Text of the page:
"I Beat Cancer to Feel Sick:" Qualitative Experiences of Sleep Disturbance in Black Breast Cancer Survivors and Recommendations for Culturally Targeted Sleep Interventions

Carley Geiss, Melody N. Chavez, Laura B. Oswald, Dana Ketcher, Maija Reblin, Elisa V. Bandera, Josée Savard, Eric S. Zhou, Rina S. Fox, Heather S.L. Jim, Brian D. Gonzalez

Research output: Contribution to journalArticlepeer-review

Abstract

BACKGROUND: Sleep disturbance is common and distressing among cancer survivors. Black breast cancer survivors (BBCS) suffer disproportionately from sleep disturbance, yet there is limited research on how to address this issue. PURPOSE: This study aimed to understand the multifaceted experiences of sleep disturbance among BBCS and how to culturally target a mobile health (mHealth) intervention to improve sleep outcomes in BBCS. METHODS: Semi-structured interviews were conducted in a purposive sample of 10 BBCS. Interviews were audio-recorded, transcribed, and coded for key barriers to sleep and potential solutions to incorporate into behavioral interventions using NVivo 12. Inductive applied thematic analysis techniques were employed to identify emergent themes. RESULTS: Ten BBCS (mean age = 54, SD = 10) described their experiences of sleep disturbance with themes including: (1) barriers to quality sleep (e.g., cancer worry, personal responsibilities), (2) psychosocial impacts of sleep disturbance (e.g., fatigue, distress), and (3) commonly used strategies to improve sleep. The second section discusses suggestions for developing mHealth interventions to improve sleep for BBCS including: (1) feedback on an existing mHealth intervention and (2) intervention topics suggested by BBCS. CONCLUSIONS: Our findings highlight the challenges associated with sleep disturbance in BBCS. Participants report culturally targeted mHealth interventions are needed for BBCS who experience chronic sleep disturbance that affects their overall quality of life. These interventions should address coping with sleep-related issues relevant to many breast cancer survivors and BBCS (e.g., sexual intimacy, fear of cancer recurrence) and should incorporate intervention strategies acceptable to BBCS (e.g., prayer, meditation).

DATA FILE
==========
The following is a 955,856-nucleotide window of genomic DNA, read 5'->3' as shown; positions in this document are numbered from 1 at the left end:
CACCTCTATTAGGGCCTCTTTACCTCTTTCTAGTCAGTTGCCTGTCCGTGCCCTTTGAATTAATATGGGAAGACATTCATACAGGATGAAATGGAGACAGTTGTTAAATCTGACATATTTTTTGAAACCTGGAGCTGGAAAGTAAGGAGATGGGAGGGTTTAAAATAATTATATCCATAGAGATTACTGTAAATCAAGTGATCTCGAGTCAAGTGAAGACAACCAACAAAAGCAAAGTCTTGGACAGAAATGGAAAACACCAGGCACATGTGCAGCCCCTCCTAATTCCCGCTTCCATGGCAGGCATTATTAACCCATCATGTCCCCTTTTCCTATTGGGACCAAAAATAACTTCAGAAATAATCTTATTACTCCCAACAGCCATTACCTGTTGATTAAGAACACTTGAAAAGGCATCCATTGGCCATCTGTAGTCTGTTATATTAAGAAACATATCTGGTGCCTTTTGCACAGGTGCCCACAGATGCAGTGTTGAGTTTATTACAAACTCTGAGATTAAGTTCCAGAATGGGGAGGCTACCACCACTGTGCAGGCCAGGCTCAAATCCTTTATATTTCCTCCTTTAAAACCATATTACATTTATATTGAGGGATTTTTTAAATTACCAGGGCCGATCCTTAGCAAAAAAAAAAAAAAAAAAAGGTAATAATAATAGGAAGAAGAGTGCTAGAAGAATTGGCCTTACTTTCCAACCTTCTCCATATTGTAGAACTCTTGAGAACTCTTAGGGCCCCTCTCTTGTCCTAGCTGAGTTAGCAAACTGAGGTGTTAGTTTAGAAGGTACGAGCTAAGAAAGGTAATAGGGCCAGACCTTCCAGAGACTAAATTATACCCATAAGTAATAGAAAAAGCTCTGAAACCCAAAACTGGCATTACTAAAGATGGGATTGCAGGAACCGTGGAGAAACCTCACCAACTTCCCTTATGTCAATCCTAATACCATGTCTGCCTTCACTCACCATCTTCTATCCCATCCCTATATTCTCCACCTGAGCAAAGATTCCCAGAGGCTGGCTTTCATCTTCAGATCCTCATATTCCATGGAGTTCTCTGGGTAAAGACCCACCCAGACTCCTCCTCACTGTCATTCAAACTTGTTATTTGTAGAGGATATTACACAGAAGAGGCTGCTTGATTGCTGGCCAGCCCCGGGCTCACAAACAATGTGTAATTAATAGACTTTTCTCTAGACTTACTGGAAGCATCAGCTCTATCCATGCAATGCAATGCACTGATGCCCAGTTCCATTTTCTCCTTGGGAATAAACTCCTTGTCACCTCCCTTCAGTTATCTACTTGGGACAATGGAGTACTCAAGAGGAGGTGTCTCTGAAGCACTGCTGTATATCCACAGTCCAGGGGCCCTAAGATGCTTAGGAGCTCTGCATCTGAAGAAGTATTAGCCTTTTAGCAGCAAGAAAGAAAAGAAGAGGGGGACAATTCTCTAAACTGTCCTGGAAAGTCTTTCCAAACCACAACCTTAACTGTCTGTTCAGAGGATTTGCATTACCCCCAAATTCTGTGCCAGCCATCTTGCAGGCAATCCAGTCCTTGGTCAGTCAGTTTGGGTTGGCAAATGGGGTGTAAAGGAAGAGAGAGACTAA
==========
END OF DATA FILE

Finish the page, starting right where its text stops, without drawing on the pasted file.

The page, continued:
Original languageEnglish (US)
Pages (from-to)1110-1115
Number of pages6
JournalAnnals of behavioral medicine : a publication of the Society of Behavioral Medicine
Volume56
Issue number11
DOIs
StatePublished - Nov 1 2022

Bibliographical note

Publisher Copyright:
© 2022 Society of Behavioral Medicine. All rights reserved.

Keywords

  • Black or African American cancer survivors
  • Cancer
  • mobile health (mHealth)
  • Oncology
  • Patient-Reported Outcomes
  • Quality of life
  • Sleep
  • Survivorship

PubMed: MeSH publication types

  • Journal Article
  • Research Support, N.I.H., Extramural
  • Research Support, Non-U.S. Gov't

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